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A simple acronym to make digital breakups easier

Tuomas Rantalainen

21.01.22 4 min. read

Let’s just say it: Breakups are hard, and the associated extra admin feels more like insult to injury than anything else. As your life gets turned upside down, even the notion of buying your own wine bottle opener can be difficult. It’s therefore easy to overlook the fact that carving your own space and boundaries in the digital world can be just as important as doing so in the real one.

If you or a friend have recently gone through a breakup, do them a favor and share this article with them. For the rest of you with unbroken hearts, let this serve as a healthy reminder about the need for control over your own online space and awareness over the risks of giving anyone access to your private information. Here is a checklist of questions a person in this position should ask themselves.

Does someone have access to my accounts?

The very first thing you should do is change passwords for streaming services and any accounts you have given your ex access to. Not only is it not psychologically healthy to see the name of your exes profile  every time you log into Netflix, having access to seemingly innocent accounts leaves open the door both for snooping and sabotage.

Remember, giving someone access to an online service account gives them both the knowledge of your using habits, as well as potentially access to your payment information. Our recent survey in the U.K discovered that almost 400,000 Britons have knowingly used the account of an ex to watch a streaming service.

It’s not a nice thought to have – the possibility that a previously trusted companion could feel enough malice towards you to actively seek out ways to hurt you. But let’s think logically for a moment: who hasn’t heard of things going sour after a breakup, despite initial assurances from both parties that this would not happen. 

To paraphrase a Stephen King quote: Monsters live inside all of us, and sometimes they win. For peace of mind if nothing else, make sure you are the only one with access to your Netflix .

Am I logged in on someone else’s device?

In line with the previous question, do consider whether you have left your gmail address or payment details onto an exes tablet or laptop. I mention Gmail specifically because it is a very commonly used email service with easy swapping between accounts on a device.

This coupled with the fact that resetting a password to most other accounts requires only access to a person’s email account, making it something of a master key – that is unless you are taking advantage of the most important security acronym out there, 2FA. Two-factor authentication (2FA) is a setting which prevents anyone from accessing an account from a new device with just a password – SMS verification or another email address is also required.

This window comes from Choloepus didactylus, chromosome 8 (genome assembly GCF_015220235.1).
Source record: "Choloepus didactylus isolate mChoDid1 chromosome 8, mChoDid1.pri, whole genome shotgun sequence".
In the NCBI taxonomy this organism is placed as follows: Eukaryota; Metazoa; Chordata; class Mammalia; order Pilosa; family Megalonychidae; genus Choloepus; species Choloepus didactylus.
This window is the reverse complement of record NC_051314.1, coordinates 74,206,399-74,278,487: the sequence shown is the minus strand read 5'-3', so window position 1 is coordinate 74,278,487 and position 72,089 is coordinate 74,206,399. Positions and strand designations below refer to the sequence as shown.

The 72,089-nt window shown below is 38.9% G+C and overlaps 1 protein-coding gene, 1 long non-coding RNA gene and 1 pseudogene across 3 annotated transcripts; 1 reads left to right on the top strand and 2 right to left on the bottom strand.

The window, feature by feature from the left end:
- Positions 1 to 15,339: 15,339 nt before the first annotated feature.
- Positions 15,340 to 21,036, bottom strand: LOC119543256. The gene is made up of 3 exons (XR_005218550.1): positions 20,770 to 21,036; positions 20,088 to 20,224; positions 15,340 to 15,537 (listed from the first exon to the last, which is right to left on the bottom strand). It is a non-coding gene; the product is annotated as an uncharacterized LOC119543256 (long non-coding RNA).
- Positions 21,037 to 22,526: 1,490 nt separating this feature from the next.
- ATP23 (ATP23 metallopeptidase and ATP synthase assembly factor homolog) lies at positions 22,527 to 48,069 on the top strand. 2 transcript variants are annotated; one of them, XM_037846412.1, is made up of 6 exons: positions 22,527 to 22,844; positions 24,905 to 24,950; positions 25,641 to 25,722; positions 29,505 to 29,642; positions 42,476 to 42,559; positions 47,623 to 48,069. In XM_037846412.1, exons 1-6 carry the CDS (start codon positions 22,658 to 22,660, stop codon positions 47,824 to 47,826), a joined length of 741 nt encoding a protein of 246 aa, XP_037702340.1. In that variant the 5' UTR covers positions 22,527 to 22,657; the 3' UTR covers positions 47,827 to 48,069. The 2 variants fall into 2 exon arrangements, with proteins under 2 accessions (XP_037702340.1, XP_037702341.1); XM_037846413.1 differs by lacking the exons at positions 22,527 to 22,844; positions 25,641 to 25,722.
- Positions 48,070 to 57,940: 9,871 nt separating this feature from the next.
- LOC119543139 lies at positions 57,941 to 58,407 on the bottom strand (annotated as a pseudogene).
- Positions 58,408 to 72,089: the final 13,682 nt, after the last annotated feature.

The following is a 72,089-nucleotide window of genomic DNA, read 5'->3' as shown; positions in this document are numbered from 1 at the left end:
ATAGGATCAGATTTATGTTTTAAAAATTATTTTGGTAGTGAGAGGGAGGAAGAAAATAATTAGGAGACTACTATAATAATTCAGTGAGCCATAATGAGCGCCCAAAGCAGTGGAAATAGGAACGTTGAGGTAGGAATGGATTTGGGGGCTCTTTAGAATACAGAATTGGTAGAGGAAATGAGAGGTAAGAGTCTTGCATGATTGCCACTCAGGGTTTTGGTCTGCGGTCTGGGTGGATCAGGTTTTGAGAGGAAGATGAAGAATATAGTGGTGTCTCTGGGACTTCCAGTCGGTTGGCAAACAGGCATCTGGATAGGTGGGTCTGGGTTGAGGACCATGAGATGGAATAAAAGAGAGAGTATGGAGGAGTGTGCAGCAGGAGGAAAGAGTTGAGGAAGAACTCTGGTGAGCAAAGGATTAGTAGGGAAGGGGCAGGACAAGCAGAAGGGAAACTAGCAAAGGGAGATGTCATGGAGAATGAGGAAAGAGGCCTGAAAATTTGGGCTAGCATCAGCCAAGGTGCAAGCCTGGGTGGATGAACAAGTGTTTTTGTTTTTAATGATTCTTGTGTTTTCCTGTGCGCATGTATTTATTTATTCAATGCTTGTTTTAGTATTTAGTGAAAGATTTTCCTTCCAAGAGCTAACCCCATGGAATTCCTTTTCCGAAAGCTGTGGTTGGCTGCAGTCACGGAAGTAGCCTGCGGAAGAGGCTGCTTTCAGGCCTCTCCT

Don’t have 2FA enabled? If so, put this article down (or, you know, switch browser tabs), go enable it for at least Facebook and Gmail before you do anything else. If you get distracted by memes and don’t make it back to this article, that’s ok – as long as 2FA is activated. Here are the current instructions on how to do so on desktop devices for Facebook and Gmail.

For Facebook:

  1. Go to your Security tab here.
  2. Scroll to “Use 2-factor authentication” and click edit
  3. Choose the method you wish to use – In my opinion, SMS is the easiest.

For Gmail, find instructions here. This will also secure your YouTube account and other Google services, and is strongly recommended for everyone. 2FA takes only minutes to set up and is among the best defences against a number of cyber threats, be it a scornful ex or cyber criminal aiming to commit identity theft.

How can I know if someone is cyber stalking me?

It’s a sad truth that letting go of someone can be difficult, and the temptation to keep tabs on an ex is just the kind of toxic behavior that is easier to do in a digital age. We’re so accustomed to sharing our daily existence on social media that it’s easy to forget what an open book our lives are. 

This obviously doesn’t apply to ALL breakups, but for your and your exes sake, the easiest route is to just unfollow/block each other on social media. The adult thing to do is to at least notify the person, explaining that it’s probably for the best to take some distance from each other for a while. Either they’ll be mature about it, or you were definitely right to cut them off.

In a way, many of the rules that apply between exes in the “real” world transfer to the digital one, where it’s probably best to keep some distance, take back your keys and change the locks if you have any reason to believe they will overstep their boundaries. The difference is that digital matters are easier to overlook.


Tuomas Rantalainen

21.01.22 4 min. read


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